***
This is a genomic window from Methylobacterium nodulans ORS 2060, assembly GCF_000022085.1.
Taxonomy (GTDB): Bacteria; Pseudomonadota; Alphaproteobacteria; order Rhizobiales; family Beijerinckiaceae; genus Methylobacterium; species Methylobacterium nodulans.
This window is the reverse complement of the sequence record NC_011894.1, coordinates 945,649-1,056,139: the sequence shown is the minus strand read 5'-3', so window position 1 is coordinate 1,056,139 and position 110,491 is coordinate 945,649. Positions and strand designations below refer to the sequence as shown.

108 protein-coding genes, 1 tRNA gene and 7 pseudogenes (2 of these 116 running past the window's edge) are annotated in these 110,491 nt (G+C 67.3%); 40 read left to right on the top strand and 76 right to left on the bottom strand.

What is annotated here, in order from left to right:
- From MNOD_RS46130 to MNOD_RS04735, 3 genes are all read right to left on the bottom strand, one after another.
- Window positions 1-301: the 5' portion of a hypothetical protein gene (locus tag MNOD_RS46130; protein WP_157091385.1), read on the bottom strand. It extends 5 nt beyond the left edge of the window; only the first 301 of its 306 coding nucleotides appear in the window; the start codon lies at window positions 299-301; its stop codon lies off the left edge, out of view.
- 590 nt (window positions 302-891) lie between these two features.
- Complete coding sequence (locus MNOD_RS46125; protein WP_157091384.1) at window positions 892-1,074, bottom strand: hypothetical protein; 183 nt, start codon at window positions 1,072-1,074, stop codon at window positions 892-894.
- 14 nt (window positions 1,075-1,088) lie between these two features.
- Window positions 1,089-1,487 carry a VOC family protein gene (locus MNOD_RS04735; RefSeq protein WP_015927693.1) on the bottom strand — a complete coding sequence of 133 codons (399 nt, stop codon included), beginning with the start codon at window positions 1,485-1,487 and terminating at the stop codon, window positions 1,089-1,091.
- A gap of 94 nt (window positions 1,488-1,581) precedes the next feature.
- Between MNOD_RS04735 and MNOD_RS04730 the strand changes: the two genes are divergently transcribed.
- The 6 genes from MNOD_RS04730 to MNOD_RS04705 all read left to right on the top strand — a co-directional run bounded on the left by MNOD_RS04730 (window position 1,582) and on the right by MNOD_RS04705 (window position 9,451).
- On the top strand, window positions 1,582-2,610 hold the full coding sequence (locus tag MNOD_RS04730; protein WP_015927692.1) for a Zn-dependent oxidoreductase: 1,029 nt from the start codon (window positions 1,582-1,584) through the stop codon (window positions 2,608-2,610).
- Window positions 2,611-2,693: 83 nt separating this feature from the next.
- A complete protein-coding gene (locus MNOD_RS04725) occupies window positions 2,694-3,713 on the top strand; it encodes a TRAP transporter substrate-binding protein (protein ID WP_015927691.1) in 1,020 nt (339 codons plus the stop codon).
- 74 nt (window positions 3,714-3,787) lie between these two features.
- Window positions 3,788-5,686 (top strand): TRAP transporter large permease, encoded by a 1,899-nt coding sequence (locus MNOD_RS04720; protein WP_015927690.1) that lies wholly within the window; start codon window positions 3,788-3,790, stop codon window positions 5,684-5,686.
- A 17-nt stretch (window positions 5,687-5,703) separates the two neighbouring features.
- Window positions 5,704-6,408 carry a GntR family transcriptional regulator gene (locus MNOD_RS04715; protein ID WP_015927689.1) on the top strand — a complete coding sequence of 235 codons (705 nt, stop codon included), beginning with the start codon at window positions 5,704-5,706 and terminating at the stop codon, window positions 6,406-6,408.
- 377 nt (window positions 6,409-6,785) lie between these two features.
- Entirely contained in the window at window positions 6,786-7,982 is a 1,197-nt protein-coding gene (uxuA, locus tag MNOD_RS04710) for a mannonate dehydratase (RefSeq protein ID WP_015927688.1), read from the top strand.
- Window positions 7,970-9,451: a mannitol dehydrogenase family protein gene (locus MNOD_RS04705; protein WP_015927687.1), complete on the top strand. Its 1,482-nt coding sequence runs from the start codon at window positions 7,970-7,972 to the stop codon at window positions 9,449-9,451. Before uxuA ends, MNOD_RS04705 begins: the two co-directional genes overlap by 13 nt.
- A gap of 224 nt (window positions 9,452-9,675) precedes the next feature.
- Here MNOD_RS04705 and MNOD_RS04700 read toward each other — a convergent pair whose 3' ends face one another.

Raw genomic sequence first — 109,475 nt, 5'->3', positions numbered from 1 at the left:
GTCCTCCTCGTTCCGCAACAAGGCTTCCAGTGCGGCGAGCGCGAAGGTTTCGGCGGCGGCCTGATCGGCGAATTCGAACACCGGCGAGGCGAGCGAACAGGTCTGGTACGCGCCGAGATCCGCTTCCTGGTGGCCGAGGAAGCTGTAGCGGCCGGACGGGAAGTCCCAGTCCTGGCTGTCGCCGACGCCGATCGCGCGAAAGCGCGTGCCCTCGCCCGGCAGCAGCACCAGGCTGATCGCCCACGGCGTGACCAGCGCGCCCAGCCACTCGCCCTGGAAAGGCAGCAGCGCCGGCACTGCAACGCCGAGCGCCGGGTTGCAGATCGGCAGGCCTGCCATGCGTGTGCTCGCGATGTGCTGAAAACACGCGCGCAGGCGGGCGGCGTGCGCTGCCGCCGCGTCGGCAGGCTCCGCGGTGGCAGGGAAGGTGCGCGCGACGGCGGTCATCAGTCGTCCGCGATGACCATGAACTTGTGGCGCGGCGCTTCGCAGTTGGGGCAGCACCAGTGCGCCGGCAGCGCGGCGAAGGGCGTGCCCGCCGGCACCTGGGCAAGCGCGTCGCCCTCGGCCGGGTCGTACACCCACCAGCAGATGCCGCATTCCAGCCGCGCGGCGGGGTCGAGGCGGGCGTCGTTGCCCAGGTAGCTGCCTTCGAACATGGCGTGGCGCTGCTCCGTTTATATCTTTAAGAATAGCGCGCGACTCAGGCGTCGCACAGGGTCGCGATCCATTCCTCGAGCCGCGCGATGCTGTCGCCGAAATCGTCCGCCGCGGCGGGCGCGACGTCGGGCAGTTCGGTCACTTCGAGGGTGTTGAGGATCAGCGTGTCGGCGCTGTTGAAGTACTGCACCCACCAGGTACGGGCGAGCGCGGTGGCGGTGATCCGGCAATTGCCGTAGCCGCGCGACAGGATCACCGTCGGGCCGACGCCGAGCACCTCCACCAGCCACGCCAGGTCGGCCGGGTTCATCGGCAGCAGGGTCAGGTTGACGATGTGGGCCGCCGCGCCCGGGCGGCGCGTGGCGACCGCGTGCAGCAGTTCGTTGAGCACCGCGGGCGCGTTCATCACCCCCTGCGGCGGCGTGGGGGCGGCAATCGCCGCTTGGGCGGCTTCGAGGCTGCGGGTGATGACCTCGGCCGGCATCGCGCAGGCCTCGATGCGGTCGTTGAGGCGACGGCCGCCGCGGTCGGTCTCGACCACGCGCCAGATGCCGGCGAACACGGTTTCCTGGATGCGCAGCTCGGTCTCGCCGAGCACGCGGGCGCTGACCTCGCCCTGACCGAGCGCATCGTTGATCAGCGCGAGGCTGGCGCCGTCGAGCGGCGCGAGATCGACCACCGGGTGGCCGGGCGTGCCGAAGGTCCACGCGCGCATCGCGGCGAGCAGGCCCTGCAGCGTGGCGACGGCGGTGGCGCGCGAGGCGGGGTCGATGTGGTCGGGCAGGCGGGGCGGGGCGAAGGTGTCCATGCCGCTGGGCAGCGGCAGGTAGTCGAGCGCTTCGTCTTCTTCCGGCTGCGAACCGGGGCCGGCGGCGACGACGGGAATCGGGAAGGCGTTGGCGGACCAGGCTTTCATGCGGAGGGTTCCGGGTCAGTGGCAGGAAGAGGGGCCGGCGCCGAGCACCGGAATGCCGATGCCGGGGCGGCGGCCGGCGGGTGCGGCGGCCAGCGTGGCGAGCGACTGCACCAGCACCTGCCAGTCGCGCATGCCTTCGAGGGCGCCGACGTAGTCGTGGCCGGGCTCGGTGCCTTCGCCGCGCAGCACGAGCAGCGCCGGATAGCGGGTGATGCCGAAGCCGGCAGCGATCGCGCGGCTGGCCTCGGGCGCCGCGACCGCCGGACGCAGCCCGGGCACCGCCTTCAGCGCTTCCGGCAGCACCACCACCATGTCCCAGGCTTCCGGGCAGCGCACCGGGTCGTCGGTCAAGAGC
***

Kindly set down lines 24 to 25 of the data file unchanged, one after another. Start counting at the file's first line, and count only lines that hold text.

- Window positions 7,970-9,451: a mannitol dehydrogenase family protein gene (locus MNOD_RS04705; protein WP_015927687.1), complete on the top strand. Its 1,482-nt coding sequence runs from the start codon at window positions 7,970-7,972 to the stop codon at window positions 9,449-9,451. Before uxuA ends, MNOD_RS04705 begins: the two co-directional genes overlap by 13 nt.
- A gap of 224 nt (window positions 9,452-9,675) precedes the next feature.